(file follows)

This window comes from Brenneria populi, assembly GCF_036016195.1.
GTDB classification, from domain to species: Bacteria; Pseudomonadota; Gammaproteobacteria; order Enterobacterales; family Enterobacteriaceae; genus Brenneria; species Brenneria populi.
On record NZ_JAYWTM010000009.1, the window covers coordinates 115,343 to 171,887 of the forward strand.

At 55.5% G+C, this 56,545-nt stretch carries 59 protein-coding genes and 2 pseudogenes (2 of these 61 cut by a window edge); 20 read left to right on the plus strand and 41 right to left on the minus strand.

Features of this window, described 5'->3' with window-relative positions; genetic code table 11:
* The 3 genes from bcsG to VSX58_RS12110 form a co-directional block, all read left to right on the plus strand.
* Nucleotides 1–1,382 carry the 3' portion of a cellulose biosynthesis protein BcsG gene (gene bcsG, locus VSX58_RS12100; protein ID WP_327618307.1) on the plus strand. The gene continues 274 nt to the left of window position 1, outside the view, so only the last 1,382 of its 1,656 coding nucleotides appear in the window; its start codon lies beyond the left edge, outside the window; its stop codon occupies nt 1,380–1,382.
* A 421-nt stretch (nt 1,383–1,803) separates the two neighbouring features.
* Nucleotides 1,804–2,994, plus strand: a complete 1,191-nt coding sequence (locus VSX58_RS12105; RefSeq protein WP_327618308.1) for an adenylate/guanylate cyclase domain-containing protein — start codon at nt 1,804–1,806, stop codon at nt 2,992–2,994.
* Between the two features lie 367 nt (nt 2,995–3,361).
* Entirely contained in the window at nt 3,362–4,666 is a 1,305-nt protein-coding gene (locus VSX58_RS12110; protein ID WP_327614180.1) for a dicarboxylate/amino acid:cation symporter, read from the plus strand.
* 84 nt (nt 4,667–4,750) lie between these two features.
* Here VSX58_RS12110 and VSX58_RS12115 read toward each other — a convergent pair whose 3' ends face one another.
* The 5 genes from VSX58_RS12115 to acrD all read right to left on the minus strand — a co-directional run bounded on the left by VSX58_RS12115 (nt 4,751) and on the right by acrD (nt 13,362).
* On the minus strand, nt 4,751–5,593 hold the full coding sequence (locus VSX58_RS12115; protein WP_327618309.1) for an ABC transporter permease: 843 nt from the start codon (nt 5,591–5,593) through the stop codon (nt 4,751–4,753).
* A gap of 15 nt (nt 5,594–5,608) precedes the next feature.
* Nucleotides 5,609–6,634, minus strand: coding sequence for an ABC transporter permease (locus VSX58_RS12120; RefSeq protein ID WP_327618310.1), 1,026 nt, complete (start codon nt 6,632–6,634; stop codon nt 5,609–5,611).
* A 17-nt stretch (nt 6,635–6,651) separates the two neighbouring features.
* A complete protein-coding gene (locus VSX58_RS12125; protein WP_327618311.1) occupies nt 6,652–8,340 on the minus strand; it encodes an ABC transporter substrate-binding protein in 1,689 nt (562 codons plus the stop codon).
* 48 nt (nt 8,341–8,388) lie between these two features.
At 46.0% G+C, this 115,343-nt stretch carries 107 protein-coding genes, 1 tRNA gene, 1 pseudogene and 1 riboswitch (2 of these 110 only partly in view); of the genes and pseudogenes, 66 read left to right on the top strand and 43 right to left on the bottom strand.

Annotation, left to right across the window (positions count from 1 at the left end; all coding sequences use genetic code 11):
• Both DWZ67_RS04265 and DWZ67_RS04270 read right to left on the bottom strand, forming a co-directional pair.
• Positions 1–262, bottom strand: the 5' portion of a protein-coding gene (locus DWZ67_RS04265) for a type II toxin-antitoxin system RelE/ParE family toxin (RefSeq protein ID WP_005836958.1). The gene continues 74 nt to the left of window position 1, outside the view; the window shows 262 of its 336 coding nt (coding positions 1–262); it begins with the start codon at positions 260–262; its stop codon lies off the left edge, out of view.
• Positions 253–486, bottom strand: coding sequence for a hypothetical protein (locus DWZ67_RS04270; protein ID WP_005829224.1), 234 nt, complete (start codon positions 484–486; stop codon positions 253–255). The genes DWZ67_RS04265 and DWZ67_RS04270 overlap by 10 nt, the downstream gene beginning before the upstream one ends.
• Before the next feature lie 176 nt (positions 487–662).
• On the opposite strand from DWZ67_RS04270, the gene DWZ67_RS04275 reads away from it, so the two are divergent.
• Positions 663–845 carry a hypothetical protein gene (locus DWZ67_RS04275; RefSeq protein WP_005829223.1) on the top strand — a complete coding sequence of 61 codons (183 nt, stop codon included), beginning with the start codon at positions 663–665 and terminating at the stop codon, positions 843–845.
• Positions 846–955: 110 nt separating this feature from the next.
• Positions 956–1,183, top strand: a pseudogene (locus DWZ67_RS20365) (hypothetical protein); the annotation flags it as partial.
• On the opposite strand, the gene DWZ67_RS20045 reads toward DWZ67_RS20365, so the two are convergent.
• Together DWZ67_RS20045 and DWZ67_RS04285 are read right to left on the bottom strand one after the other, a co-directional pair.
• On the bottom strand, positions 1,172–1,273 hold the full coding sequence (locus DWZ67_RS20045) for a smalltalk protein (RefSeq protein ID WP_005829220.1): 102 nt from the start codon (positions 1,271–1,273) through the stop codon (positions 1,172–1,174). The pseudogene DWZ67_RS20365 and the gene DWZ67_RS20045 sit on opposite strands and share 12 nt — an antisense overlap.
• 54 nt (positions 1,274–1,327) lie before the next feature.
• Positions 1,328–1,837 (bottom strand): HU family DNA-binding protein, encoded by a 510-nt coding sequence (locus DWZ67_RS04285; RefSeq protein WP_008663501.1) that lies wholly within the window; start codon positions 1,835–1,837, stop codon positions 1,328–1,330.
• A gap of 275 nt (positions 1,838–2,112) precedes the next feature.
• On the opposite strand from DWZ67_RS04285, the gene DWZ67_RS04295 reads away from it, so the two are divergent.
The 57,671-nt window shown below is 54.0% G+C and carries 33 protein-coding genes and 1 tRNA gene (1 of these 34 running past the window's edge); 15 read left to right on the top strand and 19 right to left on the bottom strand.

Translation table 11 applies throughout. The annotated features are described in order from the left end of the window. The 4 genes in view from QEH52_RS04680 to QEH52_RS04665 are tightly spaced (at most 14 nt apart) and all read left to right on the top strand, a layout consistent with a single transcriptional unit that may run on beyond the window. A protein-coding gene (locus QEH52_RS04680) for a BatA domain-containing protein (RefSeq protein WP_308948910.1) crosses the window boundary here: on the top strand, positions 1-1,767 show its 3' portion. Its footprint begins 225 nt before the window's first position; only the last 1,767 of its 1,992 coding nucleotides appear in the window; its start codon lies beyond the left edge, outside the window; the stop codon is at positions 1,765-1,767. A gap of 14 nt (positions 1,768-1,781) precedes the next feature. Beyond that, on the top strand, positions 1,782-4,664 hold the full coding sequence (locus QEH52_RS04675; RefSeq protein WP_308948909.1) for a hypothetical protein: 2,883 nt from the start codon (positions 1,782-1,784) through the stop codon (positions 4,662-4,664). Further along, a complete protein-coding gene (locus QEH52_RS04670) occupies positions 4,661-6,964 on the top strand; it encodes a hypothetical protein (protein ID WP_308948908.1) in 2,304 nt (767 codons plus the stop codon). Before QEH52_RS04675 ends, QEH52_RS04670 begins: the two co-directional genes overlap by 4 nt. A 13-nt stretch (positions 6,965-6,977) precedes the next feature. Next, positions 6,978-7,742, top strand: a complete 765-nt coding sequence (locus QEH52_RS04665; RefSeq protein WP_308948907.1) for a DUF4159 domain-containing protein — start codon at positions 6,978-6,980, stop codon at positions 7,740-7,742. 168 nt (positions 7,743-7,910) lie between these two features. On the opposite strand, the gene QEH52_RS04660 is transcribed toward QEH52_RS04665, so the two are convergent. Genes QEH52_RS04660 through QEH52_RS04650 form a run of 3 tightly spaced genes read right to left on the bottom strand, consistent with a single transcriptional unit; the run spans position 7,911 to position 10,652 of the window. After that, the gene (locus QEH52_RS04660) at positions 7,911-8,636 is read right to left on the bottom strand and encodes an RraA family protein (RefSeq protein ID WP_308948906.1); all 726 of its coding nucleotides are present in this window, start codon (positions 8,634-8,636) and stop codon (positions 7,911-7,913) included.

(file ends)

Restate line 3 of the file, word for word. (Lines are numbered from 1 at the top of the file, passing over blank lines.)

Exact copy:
On record NZ_JAYWTM010000009.1, the window covers coordinates 115,343 to 171,887 of the forward strand.